World Development Report 2023: Migrants, Refugees, and Societies

Submitted by on Thu, 11/23/2023 - 08:08

This report highlights migration as one of the key emerging development issues. Approximately, a total of 84 million people (2.3 percent of the world’s population) live outside of their country of nationality. Consequently, almost half of them are in low- and middle-income countries and this report does provide framework to maximize the development impacts of migration, including how migration can help achieve the global Sustainable Development Goals (SDGs).

Picking lessons from the field of Labor Economics and International Law, the report identifies a policy framework that focuses on mainly: How closely migrants’ skills match the needs of destination countries; and (2) the motives that underlie the movements of migrants and refugees. The framework aims to guide the adoption of migration policies that strengthen and progress the development impact of migration worldwide. The report includes chapters discussing the outlook of origin and destination countries, migrants, refugees, and distressed migrants. It also offers recommendations to manage and increase the benefits of migration and cross-border movements through international cooperation.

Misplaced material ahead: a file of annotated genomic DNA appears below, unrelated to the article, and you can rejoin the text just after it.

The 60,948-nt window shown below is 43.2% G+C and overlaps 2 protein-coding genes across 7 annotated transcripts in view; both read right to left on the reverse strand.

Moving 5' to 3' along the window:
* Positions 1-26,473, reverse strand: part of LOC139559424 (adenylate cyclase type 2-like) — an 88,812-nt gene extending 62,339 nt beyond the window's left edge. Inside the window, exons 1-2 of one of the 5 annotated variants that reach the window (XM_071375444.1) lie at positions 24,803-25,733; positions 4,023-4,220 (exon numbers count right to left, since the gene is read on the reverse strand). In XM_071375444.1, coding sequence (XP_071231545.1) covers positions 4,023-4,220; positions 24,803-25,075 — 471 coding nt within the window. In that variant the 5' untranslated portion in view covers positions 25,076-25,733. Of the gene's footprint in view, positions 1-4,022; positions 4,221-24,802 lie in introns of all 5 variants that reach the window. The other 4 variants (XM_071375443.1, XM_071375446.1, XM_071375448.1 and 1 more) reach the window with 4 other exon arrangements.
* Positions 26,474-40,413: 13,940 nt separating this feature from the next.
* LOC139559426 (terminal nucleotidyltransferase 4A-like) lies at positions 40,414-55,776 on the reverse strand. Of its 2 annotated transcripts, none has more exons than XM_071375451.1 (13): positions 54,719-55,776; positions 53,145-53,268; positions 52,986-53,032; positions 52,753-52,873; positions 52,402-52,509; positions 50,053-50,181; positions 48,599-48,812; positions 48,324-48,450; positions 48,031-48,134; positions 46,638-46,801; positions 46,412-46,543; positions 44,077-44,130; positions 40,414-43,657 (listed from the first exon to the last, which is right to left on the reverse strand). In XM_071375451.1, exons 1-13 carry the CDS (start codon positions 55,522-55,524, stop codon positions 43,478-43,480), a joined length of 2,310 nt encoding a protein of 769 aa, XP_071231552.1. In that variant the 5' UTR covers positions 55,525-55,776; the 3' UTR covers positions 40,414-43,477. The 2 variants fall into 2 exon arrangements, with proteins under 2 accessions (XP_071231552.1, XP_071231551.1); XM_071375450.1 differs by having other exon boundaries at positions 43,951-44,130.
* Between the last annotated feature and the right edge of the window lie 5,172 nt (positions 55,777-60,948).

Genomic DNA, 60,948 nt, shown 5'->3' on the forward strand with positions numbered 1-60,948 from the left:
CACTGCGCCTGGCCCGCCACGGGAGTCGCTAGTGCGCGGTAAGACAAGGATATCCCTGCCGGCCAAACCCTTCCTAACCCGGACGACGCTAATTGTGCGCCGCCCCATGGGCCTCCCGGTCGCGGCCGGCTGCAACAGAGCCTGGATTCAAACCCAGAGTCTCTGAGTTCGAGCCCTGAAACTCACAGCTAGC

With the world attempting to survive wide-ranging economic disparities, diverging demographic trends, and climate change, migration will become necessary for countries at all income levels in the decades to come. Migration can be an important element and can aid in accomplishing the United Nations’ Sustainable Development Goals given that it is handled competently. Additionally, migration is a response to shocks and global imbalances, such as the massive gaps in income and well-being across countries. Economic migration is driven by prospects of higher wages and access to better services.

The report discusses the following main messages;

  1. Focus on people who live outside their country of nationality.
  2. Recognize the complexity and the increasing necessity of cross-border movements.
  3. Distinguish between various types of movements to identify appropriate policy responses. 
  4. Manage migration strategically— in both origin and destination countries.
  5. Manage cross-border movements differently.

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